Student and faculty raise concerns about confirmed UC Regent nominees
By Jeong Park
Aug. 25, 2014 1:30 a.m.
The California State Senate confirmed four nominees for the University of California’s Board of Regents Friday, despite student and faculty concerns about the appointment process and the nominees’ qualifications.
With a 29–3 vote, the senate confirmed existing regents Richard Blum and Norman Pattiz to another 12-year term on the board. Richard Sherman, who joined the board in March, was also confirmed with the same vote. Regent Monica Lozano, who completed a 12-year term in 2013, was confirmed in a separate 31–0 vote.
The confirmed board members all have a background in business. Blum is the chairman of his own business firm named Blum Capital Partners and Sherman is a chief executive at the David Geffen Company, an investment management firm.
Lozano is chair of U.S. Hispanic Media, Inc., which includes numerous Hispanic media companies, and Pattiz is a founder of radio network Westwood One and CEO of Courtside Entertainment Group, a sports and entertainment marketing business.
The confirmation came after a tense hearing by the Senate Rules Committee on Wednesday, in which students and faculty voiced their opposition to nominees because of concerns about the appointment process.
Before appointing an individual to the UC Board of Regents, the California constitution requires the governor to consult a 12-member advisory committee composed of leaders from the state legislature and four members of the UC, including one student and one faculty member. After the governor chooses appointments for the regents board, the state senate must confirm them. Despite the rule, there is no mechanism to ensure that a governor consults the advisory group, Senate Rules Committee members said in emails sent after the hearing.
Evan Westrup, spokesman for Gov. Jerry Brown, said in an email that Brown consulted the advisory committee more than six months before the confirmation hearing. Brown announced his appointments in mid-January, about seven months before the confirmation.
But in a letter sent to senators prior to the hearing on Wednesday, the Council of University of California Faculty Associations said it does not think Brown adequately consulted with the committee before the appointments.
Joe Kiskis, vice president for external relations for the council and a physics professor at UC Davis, said he thinks the confirmation shows that legislators pay little attention to the voices of students and faculty.
“(Politicians) are expecting that if (the) regents are confirmed again, they will act differently,” Kiskis said.
At the hearing, students, faculty and some legislators were unhappy that all the nominees had backgrounds in business, saying they are not representative of California’s population.
“We need business leaders in the board, but not exclusively,” California Senate President Pro Tem Darrell Steinberg said at the hearing.
Kevin Sabo, chair of the UC Student Association Board of Directors and a UC Berkeley student, said the nominees are of the “business elite,” with many who have contributed to Brown’s campaign for governor. Sabo said he thinks regents should come from more diverse backgrounds.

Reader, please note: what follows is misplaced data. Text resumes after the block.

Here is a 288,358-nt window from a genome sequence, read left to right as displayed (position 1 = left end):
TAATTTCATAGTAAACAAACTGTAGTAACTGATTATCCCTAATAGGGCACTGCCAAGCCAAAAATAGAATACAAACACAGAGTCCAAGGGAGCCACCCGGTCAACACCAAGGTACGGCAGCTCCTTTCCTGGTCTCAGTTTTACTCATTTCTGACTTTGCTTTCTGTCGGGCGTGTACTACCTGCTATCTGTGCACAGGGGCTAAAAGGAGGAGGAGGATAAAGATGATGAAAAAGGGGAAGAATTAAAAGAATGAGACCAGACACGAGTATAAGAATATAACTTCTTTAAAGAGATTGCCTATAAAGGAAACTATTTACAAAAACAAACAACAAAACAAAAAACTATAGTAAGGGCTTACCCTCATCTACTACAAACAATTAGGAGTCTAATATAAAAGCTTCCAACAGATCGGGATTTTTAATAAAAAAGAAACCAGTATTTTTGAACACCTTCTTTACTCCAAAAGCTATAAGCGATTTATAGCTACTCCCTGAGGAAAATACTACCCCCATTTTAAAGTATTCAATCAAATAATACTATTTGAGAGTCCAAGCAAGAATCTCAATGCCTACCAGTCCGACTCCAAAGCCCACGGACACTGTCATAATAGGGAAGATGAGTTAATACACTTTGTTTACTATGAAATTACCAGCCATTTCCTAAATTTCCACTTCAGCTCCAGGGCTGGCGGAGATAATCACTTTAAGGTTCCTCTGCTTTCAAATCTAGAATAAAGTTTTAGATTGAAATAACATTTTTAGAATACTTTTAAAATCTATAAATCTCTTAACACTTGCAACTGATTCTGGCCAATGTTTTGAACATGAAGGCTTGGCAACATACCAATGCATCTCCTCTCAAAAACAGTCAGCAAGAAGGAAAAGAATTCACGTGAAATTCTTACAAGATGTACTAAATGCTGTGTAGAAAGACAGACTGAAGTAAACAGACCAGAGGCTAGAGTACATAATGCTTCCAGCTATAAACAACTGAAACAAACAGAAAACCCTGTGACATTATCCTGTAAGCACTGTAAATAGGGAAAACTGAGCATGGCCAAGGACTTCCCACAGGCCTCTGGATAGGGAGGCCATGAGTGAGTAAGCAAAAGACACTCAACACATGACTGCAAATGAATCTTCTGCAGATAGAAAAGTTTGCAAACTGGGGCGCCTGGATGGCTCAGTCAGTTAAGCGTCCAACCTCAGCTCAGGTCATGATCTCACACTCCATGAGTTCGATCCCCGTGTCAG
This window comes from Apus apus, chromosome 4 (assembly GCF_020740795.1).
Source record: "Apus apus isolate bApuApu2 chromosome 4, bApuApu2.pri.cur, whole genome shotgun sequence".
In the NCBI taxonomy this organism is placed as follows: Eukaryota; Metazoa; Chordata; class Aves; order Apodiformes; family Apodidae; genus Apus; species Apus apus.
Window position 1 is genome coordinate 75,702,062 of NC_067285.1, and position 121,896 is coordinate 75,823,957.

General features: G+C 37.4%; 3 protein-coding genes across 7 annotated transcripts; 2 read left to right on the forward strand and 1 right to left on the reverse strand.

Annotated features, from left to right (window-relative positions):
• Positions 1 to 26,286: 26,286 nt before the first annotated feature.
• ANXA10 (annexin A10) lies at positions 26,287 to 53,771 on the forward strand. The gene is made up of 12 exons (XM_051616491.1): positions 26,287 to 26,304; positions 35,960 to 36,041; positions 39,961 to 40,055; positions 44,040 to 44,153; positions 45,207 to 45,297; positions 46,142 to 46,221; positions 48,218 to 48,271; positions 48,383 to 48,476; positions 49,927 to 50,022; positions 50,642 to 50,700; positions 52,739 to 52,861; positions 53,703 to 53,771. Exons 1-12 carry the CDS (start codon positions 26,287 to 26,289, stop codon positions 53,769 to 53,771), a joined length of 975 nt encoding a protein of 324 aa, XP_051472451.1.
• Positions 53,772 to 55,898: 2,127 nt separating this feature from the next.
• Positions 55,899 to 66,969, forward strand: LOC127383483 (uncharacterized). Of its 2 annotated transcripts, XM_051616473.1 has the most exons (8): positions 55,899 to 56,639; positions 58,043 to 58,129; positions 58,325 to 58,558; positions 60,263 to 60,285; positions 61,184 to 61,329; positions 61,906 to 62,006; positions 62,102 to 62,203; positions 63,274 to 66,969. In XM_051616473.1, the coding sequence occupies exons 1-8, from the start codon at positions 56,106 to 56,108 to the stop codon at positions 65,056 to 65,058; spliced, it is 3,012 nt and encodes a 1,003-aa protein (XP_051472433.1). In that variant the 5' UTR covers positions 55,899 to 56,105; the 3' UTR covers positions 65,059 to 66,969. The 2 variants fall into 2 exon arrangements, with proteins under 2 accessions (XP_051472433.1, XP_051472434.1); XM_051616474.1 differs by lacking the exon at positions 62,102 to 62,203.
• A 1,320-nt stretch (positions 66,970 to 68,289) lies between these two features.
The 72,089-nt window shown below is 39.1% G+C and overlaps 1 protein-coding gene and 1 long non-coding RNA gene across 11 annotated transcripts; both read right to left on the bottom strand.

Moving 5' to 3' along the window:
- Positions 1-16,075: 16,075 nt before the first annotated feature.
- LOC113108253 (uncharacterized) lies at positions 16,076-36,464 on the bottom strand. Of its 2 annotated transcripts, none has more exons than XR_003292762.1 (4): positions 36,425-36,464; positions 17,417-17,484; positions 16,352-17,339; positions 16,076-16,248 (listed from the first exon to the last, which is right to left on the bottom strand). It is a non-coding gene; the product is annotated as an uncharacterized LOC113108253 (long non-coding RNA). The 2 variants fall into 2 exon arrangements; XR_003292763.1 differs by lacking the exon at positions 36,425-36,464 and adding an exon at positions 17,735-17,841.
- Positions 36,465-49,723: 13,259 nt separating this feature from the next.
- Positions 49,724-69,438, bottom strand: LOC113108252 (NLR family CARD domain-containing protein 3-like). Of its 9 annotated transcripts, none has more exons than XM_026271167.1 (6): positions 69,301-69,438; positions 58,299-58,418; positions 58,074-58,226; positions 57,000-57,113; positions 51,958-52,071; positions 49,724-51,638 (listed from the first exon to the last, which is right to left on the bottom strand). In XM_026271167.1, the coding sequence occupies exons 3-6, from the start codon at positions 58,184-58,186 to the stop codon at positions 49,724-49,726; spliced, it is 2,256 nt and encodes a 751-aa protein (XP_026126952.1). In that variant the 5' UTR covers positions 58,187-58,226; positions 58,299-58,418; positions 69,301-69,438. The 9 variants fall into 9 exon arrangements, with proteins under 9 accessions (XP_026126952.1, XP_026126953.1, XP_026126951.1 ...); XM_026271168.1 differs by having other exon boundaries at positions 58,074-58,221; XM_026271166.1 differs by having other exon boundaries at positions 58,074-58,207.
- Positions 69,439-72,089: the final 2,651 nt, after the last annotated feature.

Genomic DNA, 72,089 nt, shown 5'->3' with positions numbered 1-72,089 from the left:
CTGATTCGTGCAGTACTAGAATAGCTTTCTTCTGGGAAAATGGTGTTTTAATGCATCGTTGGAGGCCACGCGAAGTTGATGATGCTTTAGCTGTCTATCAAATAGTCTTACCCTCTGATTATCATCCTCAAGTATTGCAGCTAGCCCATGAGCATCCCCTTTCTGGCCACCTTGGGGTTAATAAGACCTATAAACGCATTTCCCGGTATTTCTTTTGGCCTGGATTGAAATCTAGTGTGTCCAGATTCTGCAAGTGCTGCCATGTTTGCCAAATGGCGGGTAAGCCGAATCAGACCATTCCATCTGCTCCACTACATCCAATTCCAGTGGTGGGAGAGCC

According to an L.A. Times article published in January, Sherman has donated $7,500 to Brown since 2009, while Blum donated $51,800 and Pattiz donated $15,000 to Brown in the same time period.
“We need more people who reflect the population of California, not just the 1 percent of the state,” Sabo said.
Lozano said while she would like to see a more diverse regents board, the board already brings diverse perspectives by having a sitting student regent as well as having student advocates and Academic Senate members speak at the board’s bimonthly meetings.
Students said they think that the three of four regent nominees who already served a term have not led the University effectively.
“They had 12 years to discuss diversity and outreach … but there has been no action,” said Jefferson Kuoch-Seng, UCSA president and an external vice president of the Associated Students of UC Merced. “In 12 years, nothing has changed.”
On Wednesday, nominees also addressed questions from legislators related to the UC’s administration and policy, especially on diversity and enrollment.
Steinberg said he thinks the UC has been too conservative in increasing student diversity after Proposition 209 passed in 1996, banning affirmative action – the consideration of race in admissions – in the state.
“Getting sued is not the worst thing in the world,” Steinberg said, urging regents to be more aggressive in making the UC more diverse.
Blum said at the hearing that the UC is doing its best to have a more diverse student body, but a lack of state funding restricts its ability to attract students from a variety of backgrounds.
“A lot of bright kids turn us down because (private universities) offer scholarships and help that the UC can’t afford to match,” he said. “Regents can only do so much.”
Legislators also asked nominees about their thoughts on nonresident enrollment, which has grown over the past decade. The UC has used nonresident enrollment as a way to raise more funding, but many people have said they think this limits room for California students at the University.
The regent nominees were supportive of implementing a cap or a policy specifying the number of nonresident students enrolled at the UC, who now make up about 13 percent of its total undergraduate population for the 2014-2015 academic year. However, accepting fewer nonresidents would lead to less funding available for the system, since nonresidents pay about $23,000 more in tuition than residents.
Currently, there are three vacancies left in the board for Brown to fill, although he does not have a deadline to do so. If he is elected to a second term as governor in November, Brown will have six additional vacancies to fill throughout his second term.